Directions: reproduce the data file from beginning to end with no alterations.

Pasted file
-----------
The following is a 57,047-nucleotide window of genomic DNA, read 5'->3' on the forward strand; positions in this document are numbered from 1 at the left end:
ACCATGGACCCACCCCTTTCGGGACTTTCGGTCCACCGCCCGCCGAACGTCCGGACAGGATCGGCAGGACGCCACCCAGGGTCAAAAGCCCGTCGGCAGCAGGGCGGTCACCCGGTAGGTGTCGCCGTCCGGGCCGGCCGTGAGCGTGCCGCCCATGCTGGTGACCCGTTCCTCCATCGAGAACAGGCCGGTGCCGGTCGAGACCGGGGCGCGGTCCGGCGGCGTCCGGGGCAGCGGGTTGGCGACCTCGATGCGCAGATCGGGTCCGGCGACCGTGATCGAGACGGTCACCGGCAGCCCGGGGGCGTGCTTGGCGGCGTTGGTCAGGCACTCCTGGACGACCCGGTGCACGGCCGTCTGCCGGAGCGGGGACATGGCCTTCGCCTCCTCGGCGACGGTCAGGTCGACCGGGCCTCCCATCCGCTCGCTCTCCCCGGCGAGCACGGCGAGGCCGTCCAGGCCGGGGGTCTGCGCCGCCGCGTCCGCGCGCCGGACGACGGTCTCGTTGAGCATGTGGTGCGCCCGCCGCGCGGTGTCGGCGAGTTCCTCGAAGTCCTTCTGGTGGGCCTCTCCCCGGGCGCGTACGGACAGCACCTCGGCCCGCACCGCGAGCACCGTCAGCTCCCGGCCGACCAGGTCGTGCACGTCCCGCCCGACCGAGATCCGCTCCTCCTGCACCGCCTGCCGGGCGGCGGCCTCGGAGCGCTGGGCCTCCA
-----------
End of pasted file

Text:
The following is a 57,047-nucleotide window of genomic DNA, read 5'->3' on the forward strand; positions in this document are numbered from 1 at the left end:
ACCATGGACCCACCCCTTTCGGGACTTTCGGTCCACCGCCCGCCGAACGTCCGGACAGGATCGGCAGGACGCCACCCAGGGTCAAAAGCCCGTCGGCAGCAGGGCGGTCACCCGGTAGGTGTCGCCGTCCGGGCCGGCCGTGAGCGTGCCGCCCATGCTGGTGACCCGTTCCTCCATCGAGAACAGGCCGGTGCCGGTCGAGACCGGGGCGCGGTCCGGCGGCGTCCGGGGCAGCGGGTTGGCGACCTCGATGCGCAGATCGGGTCCGGCGACCGTGATCGAGACGGTCACCGGCAGCCCGGGGGCGTGCTTGGCGGCGTTGGTCAGGCACTCCTGGACGACCCGGTGCACGGCCGTCTGCCGGAGCGGGGACATGGCCTTCGCCTCCTCGGCGACGGTCAGGTCGACCGGGCCTCCCATCCGCTCGCTCTCCCCGGCGAGCACGGCGAGGCCGTCCAGGCCGGGGGTCTGCGCCGCCGCGTCCGCGCGCCGGACGACGGTCTCGTTGAGCATGTGGTGCGCCCGCCGCGCGGTGTCGGCGAGTTCCTCGAAGTCCTTCTGGTGGGCCTCTCCCCGGGCGCGTACGGACAGCACCTCGGCCCGCACCGCGAGCACCGTCAGCTCCCGGCCGACCAGGTCGTGCACGTCCCGCCCGACCGAGATCCGCTCCTCCTGCACCGCCTGCCGGGCGGCGGCCTCGGAGCGCTGGGCCTCCA